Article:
demand: They are demanding that he go to London for an interview.
propose: The father proposed that his son be locked up to teach him a lesson.
insist: We all insisted that he accept treatment.

British usage tends to use should in such constructions: I suggest that she should refuse his offer.

 

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Prepositional idioms

Prepositional idioms are tricky in any language. Here are some tips for using in and on with expressions of time.

For months, years and long periods like centuries, use in.
For days and dates, use on.
For precise times use at.
 
Meet me at 8 p.m.
The children played at recess.

Some common expressions vary the pattern:
in the morning, but on Monday morning
in the mornings, but on Wednesday mornings
in the afternoon but on Sunday afternoon

NOTE: Although we say in the morning, in the afternoon and in the evening, we say at night. Ex. Milk is delivered in the morning. The stars come out at night. BUT We heard a noise in the night.

Some time expressions do not require a preposition:
I went to Sicily last May.
He’s giving a speech next Friday.
My children visit every Thanksgiving.
What are you doing this afternoon?

Talking about the weekend admits of variation:
Do you work weekends?
Do you work on the weekend?
(American usage)
Do you work at the weekend? (British usage)

BBC Learning English on, in and at with time expressions.

From: Daily Writing Tips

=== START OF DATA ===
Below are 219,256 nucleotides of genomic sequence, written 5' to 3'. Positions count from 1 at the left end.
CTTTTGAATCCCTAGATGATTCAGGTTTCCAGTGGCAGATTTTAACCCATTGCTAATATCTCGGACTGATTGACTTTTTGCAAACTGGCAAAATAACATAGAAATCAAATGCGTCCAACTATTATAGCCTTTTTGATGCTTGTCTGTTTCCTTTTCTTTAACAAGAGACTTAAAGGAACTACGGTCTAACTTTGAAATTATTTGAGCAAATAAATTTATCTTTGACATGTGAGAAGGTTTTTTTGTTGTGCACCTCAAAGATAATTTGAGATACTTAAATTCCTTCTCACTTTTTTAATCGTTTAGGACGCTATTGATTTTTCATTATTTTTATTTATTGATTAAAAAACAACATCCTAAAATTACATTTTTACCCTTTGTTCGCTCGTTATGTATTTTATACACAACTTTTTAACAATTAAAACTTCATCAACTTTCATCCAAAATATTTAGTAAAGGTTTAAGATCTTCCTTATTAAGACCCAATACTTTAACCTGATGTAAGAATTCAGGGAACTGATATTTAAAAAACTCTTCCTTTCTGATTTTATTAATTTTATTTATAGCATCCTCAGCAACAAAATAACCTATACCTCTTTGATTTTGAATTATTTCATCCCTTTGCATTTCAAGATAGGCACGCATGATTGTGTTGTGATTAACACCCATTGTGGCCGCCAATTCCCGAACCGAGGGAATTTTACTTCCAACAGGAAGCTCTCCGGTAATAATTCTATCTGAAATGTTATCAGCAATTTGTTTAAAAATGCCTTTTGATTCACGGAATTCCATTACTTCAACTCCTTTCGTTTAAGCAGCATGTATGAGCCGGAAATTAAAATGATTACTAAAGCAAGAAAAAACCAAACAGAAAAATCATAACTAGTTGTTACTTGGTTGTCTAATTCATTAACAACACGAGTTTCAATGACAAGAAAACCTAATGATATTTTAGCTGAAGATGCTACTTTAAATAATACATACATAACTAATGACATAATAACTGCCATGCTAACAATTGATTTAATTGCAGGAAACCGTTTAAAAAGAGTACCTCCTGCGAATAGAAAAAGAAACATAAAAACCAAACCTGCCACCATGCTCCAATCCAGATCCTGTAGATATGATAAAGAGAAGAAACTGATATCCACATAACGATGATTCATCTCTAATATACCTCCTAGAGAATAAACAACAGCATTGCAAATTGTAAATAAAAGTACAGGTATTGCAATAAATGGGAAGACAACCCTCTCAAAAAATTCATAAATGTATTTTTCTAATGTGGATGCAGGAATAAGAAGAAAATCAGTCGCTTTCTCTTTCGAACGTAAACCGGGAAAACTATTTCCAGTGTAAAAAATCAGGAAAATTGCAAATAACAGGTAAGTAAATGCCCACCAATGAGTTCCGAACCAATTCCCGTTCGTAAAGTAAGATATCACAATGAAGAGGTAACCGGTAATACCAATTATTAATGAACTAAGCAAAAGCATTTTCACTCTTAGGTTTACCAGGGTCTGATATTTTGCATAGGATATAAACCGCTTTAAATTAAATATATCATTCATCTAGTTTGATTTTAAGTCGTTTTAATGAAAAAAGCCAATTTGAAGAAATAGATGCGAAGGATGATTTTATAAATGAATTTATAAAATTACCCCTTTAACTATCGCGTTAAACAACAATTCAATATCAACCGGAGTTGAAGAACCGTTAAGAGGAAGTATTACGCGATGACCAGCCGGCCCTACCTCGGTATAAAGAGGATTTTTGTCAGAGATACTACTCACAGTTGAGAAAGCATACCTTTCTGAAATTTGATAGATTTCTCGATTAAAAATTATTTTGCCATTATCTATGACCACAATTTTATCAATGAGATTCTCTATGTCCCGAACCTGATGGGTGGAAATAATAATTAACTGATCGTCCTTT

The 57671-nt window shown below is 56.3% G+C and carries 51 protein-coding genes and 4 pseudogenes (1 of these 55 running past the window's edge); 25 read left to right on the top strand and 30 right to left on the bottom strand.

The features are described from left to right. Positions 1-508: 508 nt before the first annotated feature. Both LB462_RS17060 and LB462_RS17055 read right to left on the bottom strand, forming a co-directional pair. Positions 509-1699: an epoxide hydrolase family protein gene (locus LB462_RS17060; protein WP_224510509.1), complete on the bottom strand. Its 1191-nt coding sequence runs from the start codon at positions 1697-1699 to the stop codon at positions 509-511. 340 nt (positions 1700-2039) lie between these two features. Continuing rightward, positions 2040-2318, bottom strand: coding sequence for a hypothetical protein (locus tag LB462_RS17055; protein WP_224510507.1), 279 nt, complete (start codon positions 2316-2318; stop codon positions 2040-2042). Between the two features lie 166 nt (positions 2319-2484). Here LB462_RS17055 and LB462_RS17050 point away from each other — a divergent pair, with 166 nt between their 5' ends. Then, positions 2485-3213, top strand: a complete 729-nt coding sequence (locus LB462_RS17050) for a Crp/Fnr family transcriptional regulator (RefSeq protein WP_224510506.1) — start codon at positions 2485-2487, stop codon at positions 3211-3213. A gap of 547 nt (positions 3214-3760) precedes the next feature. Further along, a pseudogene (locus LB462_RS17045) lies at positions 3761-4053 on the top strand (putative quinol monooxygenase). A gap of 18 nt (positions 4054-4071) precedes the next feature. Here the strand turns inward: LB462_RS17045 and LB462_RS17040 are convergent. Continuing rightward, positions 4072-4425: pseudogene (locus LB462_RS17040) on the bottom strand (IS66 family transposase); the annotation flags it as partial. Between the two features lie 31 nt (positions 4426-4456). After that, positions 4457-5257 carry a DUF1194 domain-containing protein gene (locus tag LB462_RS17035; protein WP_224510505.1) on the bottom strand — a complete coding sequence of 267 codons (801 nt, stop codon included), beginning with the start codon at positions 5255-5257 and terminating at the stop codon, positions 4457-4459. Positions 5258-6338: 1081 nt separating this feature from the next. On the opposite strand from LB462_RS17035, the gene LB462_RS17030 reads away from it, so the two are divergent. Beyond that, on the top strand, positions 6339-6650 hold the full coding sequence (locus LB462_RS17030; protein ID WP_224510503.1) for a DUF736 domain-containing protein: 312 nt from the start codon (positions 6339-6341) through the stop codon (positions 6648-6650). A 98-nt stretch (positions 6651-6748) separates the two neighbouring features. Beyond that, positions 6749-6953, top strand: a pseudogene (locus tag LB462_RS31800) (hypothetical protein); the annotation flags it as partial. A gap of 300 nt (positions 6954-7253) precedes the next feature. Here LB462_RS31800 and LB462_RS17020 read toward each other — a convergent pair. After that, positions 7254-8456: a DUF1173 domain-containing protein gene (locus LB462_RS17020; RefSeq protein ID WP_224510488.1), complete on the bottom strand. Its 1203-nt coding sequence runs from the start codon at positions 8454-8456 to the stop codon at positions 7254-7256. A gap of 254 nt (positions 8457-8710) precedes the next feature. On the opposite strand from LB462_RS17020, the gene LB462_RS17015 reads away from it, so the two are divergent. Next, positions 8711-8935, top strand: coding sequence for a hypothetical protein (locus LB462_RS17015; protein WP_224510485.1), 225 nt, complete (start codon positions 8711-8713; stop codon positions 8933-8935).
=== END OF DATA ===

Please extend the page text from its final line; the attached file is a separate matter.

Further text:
How to Write Copy People Will Actually Read

You’ve found your way to this article, but you probably won’t read it start to finish.

You’ve read the stats. According to Copyblogger, 80% of people will read a headline, but only 20% read the body. 38% of people who click on a site will leave before engaging with the content at all. People will share copy, effectively vouching for its quality, when they’ve only read 25% of it.

Does this mean no one reads anymore? Has the Internet killed literacy? Not quite, but it has given birth to a generation of scanners. [Tweeters!] That is, people who scan articles and landing pages to get the “gist” or find a section they’re especially interested in.

Why Does Scanning Matter?

People don’t read the way they used to. Why? There are a few different reasons…

  1. Attention spans are shorter than ever. In 2000, the average attention span for a human was 12 seconds. Today? A recent study found that our attention span is a mere 8 seconds. To compare, a goldfish has a 9 second attention span.
  2. We’re busier than ever. The amount of time Americans spend at work, on average, is actually declining, but the convergence of work life and personal life leaves us with an “always on” mentality. As a result, we feel “busier than ever”. Far too busy to read an entire landing page or email or article.
  3. Content overload is real. 41% of people surveyed claim to feel overwhelmed by the many choices online. Instead, they turn to friends for content and product recommendations.

So, how do people read now?

“In today’s world people are suffering from content overload. People rarely read, they scan/skim through content and dive in areas they find interesting.”

If you want people to actually read, every line of copy should pass a cost-benefit test…

  • Cost – How much time will this take? How difficult will it be to read?